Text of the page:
One of the first things that most people interested in an MBA will do is research top MBA schools and start dreaming about walking through the hallowed halls of Harvard, Berkeley, Northwestern, Kellog or the other best MBA schools on the planet.
They think to themselves, “The movers and shakers leading the corporate world attended the top MBA schools, so I need to go to one too if I want to be one top. And not to mention the respect I will get with an MBA from one of the top MBA schools!”
It is true that graduates from the top MBA schools often do find success in the business world, but you don’t necessarily need an MBA from the best MBA schools to achieve your goals in business. MBA school ranking alone will not indicate to you whether an MBA school will help you to get to where you want to be.
Rank doesn’t mean much if you can’t get in
Dreaming about the best schools is nice, but when it comes to the process of applying to MBA school, you should concentrate most of your energy on making yourself the best applicant for the best program that you can realistically get into. At the same time, you should apply to a few “reach” schools, which are schools where your GPA and GMAT are below their average for acceptance.
There’s a method used by MBA admissions coaches called the “1:2:1” rule. For every two schools that you apply to and are likely to get in, apply to one reach school, and one safety school. That way, you’ll almost certainly get admitted to several good schools, and you may even luck out and get into your “reach” schools.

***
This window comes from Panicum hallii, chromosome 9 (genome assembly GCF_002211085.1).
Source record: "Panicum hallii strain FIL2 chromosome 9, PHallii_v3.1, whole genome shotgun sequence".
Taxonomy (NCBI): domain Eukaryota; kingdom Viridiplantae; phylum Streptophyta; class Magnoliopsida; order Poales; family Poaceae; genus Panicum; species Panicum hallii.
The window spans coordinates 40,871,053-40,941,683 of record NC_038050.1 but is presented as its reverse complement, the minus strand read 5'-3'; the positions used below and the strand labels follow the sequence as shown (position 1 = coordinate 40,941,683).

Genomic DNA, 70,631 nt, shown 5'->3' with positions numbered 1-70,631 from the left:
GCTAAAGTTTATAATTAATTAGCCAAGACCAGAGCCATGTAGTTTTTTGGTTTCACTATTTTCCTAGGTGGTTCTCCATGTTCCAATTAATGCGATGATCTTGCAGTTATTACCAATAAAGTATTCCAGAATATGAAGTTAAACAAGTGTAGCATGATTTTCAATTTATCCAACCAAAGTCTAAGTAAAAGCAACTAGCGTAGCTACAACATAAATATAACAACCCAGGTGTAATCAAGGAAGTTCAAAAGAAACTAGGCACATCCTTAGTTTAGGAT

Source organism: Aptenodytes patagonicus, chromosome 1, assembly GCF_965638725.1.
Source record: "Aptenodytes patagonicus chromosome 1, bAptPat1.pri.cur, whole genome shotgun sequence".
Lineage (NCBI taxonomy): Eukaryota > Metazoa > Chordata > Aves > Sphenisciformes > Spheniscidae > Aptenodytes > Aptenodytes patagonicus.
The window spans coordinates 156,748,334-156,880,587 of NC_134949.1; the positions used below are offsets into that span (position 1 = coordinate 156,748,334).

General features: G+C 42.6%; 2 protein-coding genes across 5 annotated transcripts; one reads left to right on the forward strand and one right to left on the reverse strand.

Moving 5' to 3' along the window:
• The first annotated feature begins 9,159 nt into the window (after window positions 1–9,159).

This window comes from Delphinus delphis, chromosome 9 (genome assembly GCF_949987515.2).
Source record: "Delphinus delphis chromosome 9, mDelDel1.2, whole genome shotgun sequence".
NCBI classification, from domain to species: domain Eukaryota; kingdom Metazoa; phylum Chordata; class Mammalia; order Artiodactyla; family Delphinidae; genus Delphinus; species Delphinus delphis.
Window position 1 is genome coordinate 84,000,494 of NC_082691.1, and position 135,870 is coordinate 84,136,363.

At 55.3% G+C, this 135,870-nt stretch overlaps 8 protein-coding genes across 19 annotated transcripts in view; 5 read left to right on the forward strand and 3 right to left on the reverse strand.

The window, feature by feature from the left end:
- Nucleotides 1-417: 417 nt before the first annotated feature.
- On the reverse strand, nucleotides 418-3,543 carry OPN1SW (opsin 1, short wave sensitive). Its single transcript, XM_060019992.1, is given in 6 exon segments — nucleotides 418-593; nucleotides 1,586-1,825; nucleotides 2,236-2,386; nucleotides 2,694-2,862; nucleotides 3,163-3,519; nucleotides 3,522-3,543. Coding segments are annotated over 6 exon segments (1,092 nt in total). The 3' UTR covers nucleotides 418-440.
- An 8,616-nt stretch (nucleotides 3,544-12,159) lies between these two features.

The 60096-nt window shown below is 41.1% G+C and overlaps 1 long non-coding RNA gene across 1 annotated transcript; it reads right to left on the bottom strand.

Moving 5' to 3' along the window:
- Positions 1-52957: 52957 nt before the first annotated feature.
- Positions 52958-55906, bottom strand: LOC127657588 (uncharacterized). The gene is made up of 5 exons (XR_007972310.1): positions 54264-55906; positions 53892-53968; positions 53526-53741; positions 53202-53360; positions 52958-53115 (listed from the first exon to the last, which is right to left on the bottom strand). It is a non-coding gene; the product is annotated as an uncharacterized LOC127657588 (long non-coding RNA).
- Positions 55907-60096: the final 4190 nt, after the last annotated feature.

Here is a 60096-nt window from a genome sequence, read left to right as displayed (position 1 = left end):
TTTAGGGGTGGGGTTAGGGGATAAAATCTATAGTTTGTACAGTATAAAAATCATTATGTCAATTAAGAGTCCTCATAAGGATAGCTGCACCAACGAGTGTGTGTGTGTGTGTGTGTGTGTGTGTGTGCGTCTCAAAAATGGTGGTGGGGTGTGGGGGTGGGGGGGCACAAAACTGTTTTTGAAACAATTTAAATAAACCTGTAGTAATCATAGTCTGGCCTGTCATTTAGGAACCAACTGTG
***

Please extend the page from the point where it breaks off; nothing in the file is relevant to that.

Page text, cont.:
Rank doesn’t mean much if you’re not a good fit
How you fit into an MBA program and how you spend your time as an MBA student has much more of an effect on your post-MBA school success than simply the ranking of the program you attend.
There’s a growing trend among MBA school programs: segmented curriculum catered to different demographics. Some MBA schools are meant for fresh-out-of-undergrad 22 year olds. Other MBA programs are for late-in-life applicants. Others are even structured for young applicants who want to earn dual BS/MBA degrees.
Each MBA program has a different focus and each program is affiliated with a different network of businesses, so the best thing you can do is to identify what your post-MBA goals are, then identify which school will help you achieve those goals.
Attending a top MBA school might be a viable option for you, but you may discover that other MBA schools without a big brand name will help you reach your goals just as well, if not better than the top MBA schools because their programs are made for you.